Document Type


Publication Date



Sexual dysfunction is quite common among individuals with multiple sclerosis (MS); however, severity of dysfunction alone does not account for the tremendous variation in sexual satisfaction across individuals living with MS. Individual characteristics, relationships with intimate partners, and environmental factors all likely contribute to the multidimensional experience of sexual satisfaction. Health care provider variables, including how one communicates with providers about sexual concerns, may also be influential. The purpose of this study was to examine factors that are associated with patients’ sex-related communications with their MS physicians and to overall patient sexual satisfaction. Individuals in an MS clinic (n = 73) completed a survey packet which included measures of physical and mental health, sexual dysfunction, sexual satisfaction, sex communication, health care provider relationships, and health care satisfaction. Findings suggest that while more than half of patients with MS reported experiencing sexual dysfunction, only a third of patients indicated addressing their sexual concerns with their physician during the past year. Interestingly, the frequency of communication about sexual concerns was associated with satisfaction with physician variables, whereas selfefficacy for these interactions was associated with emotional health variables. These results indicate that when considering interventions to increase confidence for communication and frequency of communication that differing factors may be taken into account.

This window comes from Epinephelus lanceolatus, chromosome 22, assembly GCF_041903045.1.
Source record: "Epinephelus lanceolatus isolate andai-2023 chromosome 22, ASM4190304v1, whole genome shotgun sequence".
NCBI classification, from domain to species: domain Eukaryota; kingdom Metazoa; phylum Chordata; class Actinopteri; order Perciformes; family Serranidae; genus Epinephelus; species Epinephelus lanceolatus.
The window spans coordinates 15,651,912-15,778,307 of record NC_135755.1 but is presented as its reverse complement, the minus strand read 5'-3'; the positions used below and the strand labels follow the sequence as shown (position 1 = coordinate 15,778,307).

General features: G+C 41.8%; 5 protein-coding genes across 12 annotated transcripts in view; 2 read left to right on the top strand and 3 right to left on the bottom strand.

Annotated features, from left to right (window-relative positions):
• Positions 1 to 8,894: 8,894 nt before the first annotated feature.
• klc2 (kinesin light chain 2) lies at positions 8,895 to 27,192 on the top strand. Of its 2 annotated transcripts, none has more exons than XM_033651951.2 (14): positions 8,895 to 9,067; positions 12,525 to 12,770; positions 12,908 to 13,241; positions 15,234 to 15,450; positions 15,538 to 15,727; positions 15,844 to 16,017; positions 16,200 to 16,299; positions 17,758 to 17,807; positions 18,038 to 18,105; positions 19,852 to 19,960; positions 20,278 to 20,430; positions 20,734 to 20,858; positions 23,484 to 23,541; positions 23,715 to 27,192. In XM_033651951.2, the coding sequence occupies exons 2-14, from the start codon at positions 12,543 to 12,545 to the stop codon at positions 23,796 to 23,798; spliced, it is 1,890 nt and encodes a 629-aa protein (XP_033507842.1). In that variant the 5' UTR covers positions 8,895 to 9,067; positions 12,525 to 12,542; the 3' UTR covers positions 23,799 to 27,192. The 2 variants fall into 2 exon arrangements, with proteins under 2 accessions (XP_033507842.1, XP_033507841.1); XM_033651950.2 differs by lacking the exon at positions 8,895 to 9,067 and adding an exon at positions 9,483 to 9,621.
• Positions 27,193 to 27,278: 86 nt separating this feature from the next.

Originally published in Sexuality and Disability, September 2016, Volume 34, Issue 3, pp 239–254.

Included in

Psychology Commons